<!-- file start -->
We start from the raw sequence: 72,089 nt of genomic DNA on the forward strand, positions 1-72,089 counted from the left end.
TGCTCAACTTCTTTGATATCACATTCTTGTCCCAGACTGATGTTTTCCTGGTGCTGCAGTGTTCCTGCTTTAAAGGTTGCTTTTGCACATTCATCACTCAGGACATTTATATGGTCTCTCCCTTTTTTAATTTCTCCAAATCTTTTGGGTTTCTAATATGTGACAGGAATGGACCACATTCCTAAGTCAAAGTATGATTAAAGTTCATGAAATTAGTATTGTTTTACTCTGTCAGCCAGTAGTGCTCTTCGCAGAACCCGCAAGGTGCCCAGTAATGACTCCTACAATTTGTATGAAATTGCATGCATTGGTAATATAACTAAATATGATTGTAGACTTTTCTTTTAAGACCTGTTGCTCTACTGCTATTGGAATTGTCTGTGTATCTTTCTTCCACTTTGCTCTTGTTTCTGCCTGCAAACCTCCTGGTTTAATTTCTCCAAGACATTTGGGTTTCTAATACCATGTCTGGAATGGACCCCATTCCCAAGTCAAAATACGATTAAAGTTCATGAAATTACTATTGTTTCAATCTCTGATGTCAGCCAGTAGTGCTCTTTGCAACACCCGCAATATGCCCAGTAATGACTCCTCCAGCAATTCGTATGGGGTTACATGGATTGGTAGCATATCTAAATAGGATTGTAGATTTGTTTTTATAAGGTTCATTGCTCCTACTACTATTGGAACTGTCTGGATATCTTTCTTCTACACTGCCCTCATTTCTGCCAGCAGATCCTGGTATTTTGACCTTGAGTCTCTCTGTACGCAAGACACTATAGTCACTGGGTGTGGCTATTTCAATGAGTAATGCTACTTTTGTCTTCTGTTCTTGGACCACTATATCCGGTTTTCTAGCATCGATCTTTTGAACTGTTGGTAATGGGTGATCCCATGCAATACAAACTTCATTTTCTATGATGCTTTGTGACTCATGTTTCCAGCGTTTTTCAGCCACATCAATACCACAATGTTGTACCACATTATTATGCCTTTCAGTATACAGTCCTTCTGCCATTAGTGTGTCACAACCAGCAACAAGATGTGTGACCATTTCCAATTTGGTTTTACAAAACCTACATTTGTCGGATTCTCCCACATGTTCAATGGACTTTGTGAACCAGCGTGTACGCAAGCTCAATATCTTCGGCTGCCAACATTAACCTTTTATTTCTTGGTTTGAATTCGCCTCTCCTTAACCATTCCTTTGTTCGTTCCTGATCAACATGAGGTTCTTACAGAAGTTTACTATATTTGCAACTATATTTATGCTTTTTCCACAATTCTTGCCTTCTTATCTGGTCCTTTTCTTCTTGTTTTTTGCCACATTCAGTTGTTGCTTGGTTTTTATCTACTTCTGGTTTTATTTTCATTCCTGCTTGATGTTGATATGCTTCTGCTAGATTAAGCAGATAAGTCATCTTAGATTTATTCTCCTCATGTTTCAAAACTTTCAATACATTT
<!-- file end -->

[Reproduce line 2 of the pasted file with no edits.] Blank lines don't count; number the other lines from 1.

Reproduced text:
TGCTCAACTTCTTTGATATCACATTCTTGTCCCAGACTGATGTTTTCCTGGTGCTGCAGTGTTCCTGCTTTAAAGGTTGCTTTTGCACATTCATCACTCAGGACATTTATATGGTCTCTCCCTTTTTTAATTTCTCCAAATCTTTTGGGTTTCTAATATGTGACAGGAATGGACCACATTCCTAAGTCAAAGTATGATTAAAGTTCATGAAATTAGTATTGTTTTACTCTGTCAGCCAGTAGTGCTCTTCGCAGAACCCGCAAGGTGCCCAGTAATGACTCCTACAATTTGTATGAAATTGCATGCATTGGTAATATAACTAAATATGATTGTAGACTTTTCTTTTAAGACCTGTTGCTCTACTGCTATTGGAATTGTCTGTGTATCTTTCTTCCACTTTGCTCTTGTTTCTGCCTGCAAACCTCCTGGTTTAATTTCTCCAAGACATTTGGGTTTCTAATACCATGTCTGGAATGGACCCCATTCCCAAGTCAAAATACGATTAAAGTTCATGAAATTACTATTGTTTCAATCTCTGATGTCAGCCAGTAGTGCTCTTTGCAACACCCGCAATATGCCCAGTAATGACTCCTCCAGCAATTCGTATGGGGTTACATGGATTGGTAGCATATCTAAATAGGATTGTAGATTTGTTTTTATAAGGTTCATTGCTCCTACTACTATTGGAACTGTCTGGATATCTTTCTTCTACACTGCCCTCATTTCTGCCAGCAGATCCTGGTATTTTGACCTTGAGTCTCTCTGTACGCAAGACACTATAGTCACTGGGTGTGGCTATTTCAATGAGTAATGCTACTTTTGTCTTCTGTTCTTGGACCACTATATCCGGTTTTCTAGCATCGATCTTTTGAACTGTTGGTAATGGGTGATCCCATGCAATACAAACTTCATTTTCTATGATGCTTTGTGACTCATGTTTCCAGCGTTTTTCAGCCACATCAATACCACAATGTTGTACCACATTATTATGCCTTTCAGTATACAGTCCTTCTGCCATTAGTGTGTCACAACCAGCAACAAGATGTGTGACCATTTCCAATTTGGTTTTACAAAACCTACATTTGTCGGATTCTCCCACATGTTCAATGGACTTTGTGAACCAGCGTGTACGCAAGCTCAATATCTTCGGCTGCCAACATTAACCTTTTATTTCTTGGTTTGAATTCGCCTCTCCTTAACCATTCCTTTGTTCGTTCCTGATCAACATGAGGTTCTTACAGAAGTTTACTATATTTGCAACTATATTTATGCTTTTTCCACAATTCTTGCCTTCTTATCTGGTCCTTTTCTTCTTGTTTTTTGCCACATTCAGTTGTTGCTTGGTTTTTATCTACTTCTGGTTTTATTTTCATTCCTGCTTGATGTTGATATGCTTCTGCTAGATTAAGCAGATAAGTCATCTTAGATTTATTCTCCTCATGTTTCAAAACTTTCAATACATTT